State of the Art Oncology in EuropeFont: aaa

Colon Cancer


1.1 Epidemiological data

1.1.1 Incidence

Cancers of the colon and rectum are the third most common type worldwide (Parkin 2002; Ferlay 2004). Cancer of the colon is more frequent than rectal cancer: in industialized countries, the ratio of colon to rectum cases is 2:1 or more (rather more in females) while in non-industrialized countries rates are generally similar.
In Europe around 250.000 new colon cases are diagnosed each year, accounting for around 9% of all the malignancies. Rates of this cancer increase with industrialization and urbanisation. It has been much more common in high income countries but it is now increasing in middle- and low-income countries. It remains relatively uncommon in Africa and much of Asia (Figure 1). The incidence is slightly higher in Western and Northern Europe than in Southern and Eastern Europe. Other high risk areas include North America, Europe and Australia. Central and South America, Asia and Africa are areas of low risk (Parkin 2002).

Figura 1

tumore del colon_figure1

In general, there have been increases in incidence in countries where the overall risk of large bowel was low, while in countries with high incidence rates there have been either stabilitations or decreases in incidence, particularly in younger age groups. For colon cancer, the greatest increases in incidence are observed in Asia, as well as in countries of Eastern Europe. In Western Europe and Oceania, the overall (age-adjusted) rates have remained fairly constant. In the USA, since the mid-1980s there has been a decline in incidence in both sexes, while there has been no similar decline in the black population (Parkin 2001).
In Italy (Grande 2007), the annual incidence rates were estimated to increase throughout the period 1970-2010 for men from 30 to 70 per 100,000, and to stabilise from the end of the 1990s for women at around 38 per 100,000. The estimated numbers of annual new diagnosis and deaths, for the year 2005, were 46,000 and 16,000 respectively; 58% of both were related to men.
About 70% of patients with colon cancer are over 65 years of age. Colon cancer is rare under the age of 45 years (2 per 100,000/year). In the age group 45-54 years colon cancer incidence is about 20 per 100,000/year and thereafter it increases at a much higher rate (55 per 100,000/year for aged 55-64, 150 for aged 65-74 and > 250 per 100,000/year for those older than 75 years of age) (Parkin 2001) (Figure 2).

Figura 2

tumore del colon_figure2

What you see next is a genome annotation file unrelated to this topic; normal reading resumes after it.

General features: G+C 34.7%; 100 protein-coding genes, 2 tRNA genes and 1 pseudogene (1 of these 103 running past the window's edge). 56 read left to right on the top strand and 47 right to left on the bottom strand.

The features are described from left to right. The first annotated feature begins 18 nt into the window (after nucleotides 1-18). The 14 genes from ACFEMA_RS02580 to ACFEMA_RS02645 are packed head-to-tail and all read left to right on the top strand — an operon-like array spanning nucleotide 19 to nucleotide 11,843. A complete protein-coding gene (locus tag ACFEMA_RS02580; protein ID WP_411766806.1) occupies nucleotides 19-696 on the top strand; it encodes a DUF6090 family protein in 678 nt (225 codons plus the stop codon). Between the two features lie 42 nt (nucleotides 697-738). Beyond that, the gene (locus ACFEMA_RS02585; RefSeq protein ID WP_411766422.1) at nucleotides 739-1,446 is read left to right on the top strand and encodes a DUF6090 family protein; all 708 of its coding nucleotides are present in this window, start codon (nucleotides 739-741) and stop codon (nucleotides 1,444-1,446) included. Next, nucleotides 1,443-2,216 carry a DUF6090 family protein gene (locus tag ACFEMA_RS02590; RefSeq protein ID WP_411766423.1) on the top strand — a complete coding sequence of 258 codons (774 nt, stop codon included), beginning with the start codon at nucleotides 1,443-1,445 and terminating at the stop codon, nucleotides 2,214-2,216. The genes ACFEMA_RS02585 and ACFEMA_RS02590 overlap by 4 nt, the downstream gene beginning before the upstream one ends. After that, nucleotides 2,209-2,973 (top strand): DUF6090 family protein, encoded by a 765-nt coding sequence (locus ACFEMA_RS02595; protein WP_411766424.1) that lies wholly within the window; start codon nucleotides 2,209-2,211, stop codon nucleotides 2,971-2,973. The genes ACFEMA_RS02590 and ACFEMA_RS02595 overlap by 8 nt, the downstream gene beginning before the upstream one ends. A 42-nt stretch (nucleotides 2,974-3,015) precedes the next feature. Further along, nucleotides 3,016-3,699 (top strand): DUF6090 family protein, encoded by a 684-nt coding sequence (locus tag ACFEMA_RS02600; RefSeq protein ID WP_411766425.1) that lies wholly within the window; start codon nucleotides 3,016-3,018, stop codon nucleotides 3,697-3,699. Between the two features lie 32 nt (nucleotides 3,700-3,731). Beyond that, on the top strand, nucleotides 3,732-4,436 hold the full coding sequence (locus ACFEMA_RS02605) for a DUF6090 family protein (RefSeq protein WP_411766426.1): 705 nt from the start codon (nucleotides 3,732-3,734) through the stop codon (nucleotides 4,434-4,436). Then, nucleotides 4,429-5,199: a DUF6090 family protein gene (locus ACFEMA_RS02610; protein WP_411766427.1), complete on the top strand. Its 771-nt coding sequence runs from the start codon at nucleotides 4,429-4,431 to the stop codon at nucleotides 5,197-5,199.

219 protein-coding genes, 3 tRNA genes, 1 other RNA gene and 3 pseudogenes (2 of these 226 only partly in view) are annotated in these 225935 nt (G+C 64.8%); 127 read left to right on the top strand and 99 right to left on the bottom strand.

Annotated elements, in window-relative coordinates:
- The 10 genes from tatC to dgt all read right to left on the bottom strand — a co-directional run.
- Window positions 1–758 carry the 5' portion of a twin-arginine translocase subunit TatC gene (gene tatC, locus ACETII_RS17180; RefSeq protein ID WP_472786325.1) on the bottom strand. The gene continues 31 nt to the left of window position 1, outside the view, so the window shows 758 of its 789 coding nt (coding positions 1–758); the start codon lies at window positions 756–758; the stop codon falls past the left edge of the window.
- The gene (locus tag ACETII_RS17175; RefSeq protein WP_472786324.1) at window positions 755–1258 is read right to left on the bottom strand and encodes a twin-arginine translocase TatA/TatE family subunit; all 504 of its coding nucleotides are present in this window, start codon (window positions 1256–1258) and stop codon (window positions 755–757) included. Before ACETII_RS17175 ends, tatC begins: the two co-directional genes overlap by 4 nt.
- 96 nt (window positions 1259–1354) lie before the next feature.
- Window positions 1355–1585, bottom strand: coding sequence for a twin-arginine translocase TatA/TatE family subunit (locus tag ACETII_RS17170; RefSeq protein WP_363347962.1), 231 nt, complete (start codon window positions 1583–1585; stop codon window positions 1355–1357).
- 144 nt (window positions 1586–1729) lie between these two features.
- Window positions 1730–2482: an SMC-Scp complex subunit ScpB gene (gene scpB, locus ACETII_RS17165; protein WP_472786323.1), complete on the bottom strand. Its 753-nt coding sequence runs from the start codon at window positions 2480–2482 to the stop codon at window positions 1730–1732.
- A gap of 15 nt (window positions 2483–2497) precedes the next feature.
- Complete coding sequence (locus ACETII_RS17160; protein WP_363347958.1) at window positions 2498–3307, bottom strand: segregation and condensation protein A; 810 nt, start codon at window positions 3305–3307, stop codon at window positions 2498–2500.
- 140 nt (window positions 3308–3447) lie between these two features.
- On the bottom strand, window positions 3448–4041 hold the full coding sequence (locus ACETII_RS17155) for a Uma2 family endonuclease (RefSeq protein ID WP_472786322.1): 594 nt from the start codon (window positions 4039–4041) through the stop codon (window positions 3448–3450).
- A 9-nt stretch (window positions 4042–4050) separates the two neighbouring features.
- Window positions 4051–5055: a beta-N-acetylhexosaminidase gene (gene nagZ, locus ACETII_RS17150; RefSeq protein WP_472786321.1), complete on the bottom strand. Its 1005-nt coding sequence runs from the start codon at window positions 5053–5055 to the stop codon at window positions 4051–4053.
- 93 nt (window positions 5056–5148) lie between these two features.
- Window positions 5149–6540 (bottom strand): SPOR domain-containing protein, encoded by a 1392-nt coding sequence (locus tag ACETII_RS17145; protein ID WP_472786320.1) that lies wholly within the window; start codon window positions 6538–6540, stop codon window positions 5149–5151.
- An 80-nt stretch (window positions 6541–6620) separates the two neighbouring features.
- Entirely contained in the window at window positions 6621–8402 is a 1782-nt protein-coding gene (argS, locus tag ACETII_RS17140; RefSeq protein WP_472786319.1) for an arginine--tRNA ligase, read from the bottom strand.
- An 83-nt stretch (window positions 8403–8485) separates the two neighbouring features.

1.1.2 Survival

In Europe, the relative survival for adults diagnosed with colon cancer during 1995-99 was 72% at one year and 54% at five years (Berrino 2007). Five-year relative survival decreased with age from 63% to 49% from the youngest (15-45 years) to the oldest age group of patients (75 years and over). There have been large improvements in survival since the late 1970s in both sexes and in all regions of Europe. In Europe as a whole, one year survival rose by 6%, and the gain in five-year survival was 9% (Coleman 2003). Survival is higher in most nordic and western European countries, but even in the countries with the highest survival rates, five-year survival is still less than 60%. Detailed studies suggest that variations among countries were bigger in the first half year following diagnosis than in the interval 0.5-5 years, with about 30% higher risk in the UK and Denmark. Patient’s management, diagnostics, and comorbidity likely explain the excess deaths in the UK and Denmark during the first 6 months (Engholm 2006). In the USA, survival for patients diagnosed with colorectal cancer, in 2000-2002, was 65.5%, while in Europe the figure was 56.2% (Verdecchia 2007). Colon cancer is characterised by a much better response when treated at an early stage, and the large survival differences may therefore reflect the fact that more healthy Americans than Europeans undergo early diagnostic procedures.

1.1.3 Prevalence

About 267,000 prevalent cases for colorectal cancer are estimated in Italy for the year 2008; 53% of prevalent cases related to men. The proportion in Northern Italian regions proved to be 2-fold that in the Southern regions (580 vs 295 for men and 447 vs 225 per 100,000 for women) (Grande 2007).

1.2 Aetiological and risk factors

1.2.1 Risk factors